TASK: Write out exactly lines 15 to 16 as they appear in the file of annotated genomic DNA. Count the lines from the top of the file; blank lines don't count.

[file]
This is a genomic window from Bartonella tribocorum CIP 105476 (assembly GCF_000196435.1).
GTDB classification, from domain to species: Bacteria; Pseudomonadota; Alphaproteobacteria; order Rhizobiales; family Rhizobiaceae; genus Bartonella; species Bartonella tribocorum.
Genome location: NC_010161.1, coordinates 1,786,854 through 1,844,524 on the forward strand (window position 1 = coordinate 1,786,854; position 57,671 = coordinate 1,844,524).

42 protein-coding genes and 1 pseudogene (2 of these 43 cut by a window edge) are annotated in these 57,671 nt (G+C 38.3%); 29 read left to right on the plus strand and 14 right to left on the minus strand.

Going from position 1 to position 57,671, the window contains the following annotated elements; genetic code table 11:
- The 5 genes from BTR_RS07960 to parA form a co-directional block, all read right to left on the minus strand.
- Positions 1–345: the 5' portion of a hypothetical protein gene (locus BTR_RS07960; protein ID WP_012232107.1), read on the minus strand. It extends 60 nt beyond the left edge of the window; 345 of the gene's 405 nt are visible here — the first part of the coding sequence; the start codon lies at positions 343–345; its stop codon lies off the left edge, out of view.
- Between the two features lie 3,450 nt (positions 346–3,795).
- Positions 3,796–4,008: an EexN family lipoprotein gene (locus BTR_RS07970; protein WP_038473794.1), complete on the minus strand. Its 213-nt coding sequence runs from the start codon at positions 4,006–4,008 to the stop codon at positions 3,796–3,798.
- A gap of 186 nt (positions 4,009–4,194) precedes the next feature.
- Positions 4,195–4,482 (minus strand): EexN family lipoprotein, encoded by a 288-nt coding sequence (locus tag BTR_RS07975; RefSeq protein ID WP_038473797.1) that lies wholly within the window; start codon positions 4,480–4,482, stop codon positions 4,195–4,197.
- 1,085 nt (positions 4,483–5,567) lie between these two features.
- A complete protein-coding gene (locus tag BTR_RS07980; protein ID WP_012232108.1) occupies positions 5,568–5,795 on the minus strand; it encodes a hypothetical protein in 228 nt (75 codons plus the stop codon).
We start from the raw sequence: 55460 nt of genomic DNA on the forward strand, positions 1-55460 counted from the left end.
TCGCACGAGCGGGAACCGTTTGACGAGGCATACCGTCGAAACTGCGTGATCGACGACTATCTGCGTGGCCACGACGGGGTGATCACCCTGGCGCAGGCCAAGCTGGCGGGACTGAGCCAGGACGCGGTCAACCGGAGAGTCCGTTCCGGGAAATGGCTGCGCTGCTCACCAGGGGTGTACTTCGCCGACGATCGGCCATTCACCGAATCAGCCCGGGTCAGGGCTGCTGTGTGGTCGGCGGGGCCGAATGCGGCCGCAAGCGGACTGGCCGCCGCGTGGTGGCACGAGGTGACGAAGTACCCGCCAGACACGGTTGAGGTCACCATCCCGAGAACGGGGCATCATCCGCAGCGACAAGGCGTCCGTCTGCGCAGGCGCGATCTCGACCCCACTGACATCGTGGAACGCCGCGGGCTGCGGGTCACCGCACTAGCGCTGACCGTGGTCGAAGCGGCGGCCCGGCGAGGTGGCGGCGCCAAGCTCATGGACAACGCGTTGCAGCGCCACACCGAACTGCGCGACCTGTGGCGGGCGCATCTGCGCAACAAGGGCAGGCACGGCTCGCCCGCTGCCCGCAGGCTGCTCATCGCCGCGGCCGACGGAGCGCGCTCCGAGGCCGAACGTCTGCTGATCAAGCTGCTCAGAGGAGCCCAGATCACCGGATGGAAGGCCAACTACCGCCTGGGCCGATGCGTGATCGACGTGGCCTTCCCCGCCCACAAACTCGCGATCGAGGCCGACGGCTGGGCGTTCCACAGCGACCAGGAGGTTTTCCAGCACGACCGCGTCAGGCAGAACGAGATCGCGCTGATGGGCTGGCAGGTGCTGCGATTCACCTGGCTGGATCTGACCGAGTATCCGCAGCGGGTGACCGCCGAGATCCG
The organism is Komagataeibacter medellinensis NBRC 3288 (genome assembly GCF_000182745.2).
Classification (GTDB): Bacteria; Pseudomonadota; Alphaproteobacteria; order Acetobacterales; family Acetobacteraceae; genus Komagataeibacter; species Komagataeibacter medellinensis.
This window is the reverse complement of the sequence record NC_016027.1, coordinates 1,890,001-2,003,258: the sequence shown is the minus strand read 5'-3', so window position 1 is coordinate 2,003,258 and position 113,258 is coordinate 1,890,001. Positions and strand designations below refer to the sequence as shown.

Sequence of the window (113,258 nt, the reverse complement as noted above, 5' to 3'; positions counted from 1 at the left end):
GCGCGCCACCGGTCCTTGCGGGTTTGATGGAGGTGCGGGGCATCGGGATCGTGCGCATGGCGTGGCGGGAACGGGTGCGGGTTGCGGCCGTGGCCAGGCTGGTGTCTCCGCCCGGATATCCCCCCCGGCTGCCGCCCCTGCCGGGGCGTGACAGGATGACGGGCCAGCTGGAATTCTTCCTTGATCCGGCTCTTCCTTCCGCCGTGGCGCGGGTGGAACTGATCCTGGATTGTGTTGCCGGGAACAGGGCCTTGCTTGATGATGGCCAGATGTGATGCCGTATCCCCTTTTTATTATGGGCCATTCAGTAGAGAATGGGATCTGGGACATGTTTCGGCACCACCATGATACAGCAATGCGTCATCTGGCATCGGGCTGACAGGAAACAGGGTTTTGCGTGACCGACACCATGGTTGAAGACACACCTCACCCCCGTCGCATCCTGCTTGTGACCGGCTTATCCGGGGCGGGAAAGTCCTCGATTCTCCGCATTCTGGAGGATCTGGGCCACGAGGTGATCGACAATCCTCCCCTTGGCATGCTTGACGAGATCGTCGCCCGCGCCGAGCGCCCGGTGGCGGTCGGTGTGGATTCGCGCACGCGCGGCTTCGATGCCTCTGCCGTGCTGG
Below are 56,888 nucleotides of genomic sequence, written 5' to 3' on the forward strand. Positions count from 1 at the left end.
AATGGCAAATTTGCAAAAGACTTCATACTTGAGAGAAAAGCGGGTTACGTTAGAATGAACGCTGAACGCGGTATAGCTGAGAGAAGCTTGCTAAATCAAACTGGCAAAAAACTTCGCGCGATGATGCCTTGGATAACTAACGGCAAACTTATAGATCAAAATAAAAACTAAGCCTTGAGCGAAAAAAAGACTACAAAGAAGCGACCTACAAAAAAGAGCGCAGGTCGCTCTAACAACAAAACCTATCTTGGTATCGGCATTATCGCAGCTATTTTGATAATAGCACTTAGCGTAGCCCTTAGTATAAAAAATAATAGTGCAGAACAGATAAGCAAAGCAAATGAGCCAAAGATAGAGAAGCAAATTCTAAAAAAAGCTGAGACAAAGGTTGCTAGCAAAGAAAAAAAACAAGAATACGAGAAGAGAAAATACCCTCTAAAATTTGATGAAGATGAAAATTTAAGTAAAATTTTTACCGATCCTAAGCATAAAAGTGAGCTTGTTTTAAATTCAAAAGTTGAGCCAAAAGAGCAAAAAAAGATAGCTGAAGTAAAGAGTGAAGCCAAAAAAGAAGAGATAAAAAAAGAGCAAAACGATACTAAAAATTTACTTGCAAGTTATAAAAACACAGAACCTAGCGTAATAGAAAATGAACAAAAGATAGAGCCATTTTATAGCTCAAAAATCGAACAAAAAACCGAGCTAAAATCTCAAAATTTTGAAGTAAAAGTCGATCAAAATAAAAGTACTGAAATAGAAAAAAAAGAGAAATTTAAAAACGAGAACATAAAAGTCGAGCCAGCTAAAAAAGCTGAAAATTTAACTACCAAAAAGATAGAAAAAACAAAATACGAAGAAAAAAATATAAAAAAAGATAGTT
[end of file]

TCGCACGAGCGGGAACCGTTTGACGAGGCATACCGTCGAAACTGCGTGATCGACGACTATCTGCGTGGCCACGACGGGGTGATCACCCTGGCGCAGGCCAAGCTGGCGGGACTGAGCCAGGACGCGGTCAACCGGAGAGTCCGTTCCGGGAAATGGCTGCGCTGCTCACCAGGGGTGTACTTCGCCGACGATCGGCCATTCACCGAATCAGCCCGGGTCAGGGCTGCTGTGTGGTCGGCGGGGCCGAATGCGGCCGCAAGCGGACTGGCCGCCGCGTGGTGGCACGAGGTGACGAAGTACCCGCCAGACACGGTTGAGGTCACCATCCCGAGAACGGGGCATCATCCGCAGCGACAAGGCGTCCGTCTGCGCAGGCGCGATCTCGACCCCACTGACATCGTGGAACGCCGCGGGCTGCGGGTCACCGCACTAGCGCTGACCGTGGTCGAAGCGGCGGCCCGGCGAGGTGGCGGCGCCAAGCTCATGGACAACGCGTTGCAGCGCCACACCGAACTGCGCGACCTGTGGCGGGCGCATCTGCGCAACAAGGGCAGGCACGGCTCGCCCGCTGCCCGCAGGCTGCTCATCGCCGCGGCCGACGGAGCGCGCTCCGAGGCCGAACGTCTGCTGATCAAGCTGCTCAGAGGAGCCCAGATCACCGGATGGAAGGCCAACTACCGCCTGGGCCGATGCGTGATCGACGTGGCCTTCCCCGCCCACAAACTCGCGATCGAGGCCGACGGCTGGGCGTTCCACAGCGACCAGGAGGTTTTCCAGCACGACCGCGTCAGGCAGAACGAGATCGCGCTGATGGGCTGGCAGGTGCTGCGATTCACCTGGCTGGATCTGACCGAGTATCCGCAGCGGGTGACCGCCGAGATCCG
The organism is Komagataeibacter medellinensis NBRC 3288 (genome assembly GCF_000182745.2).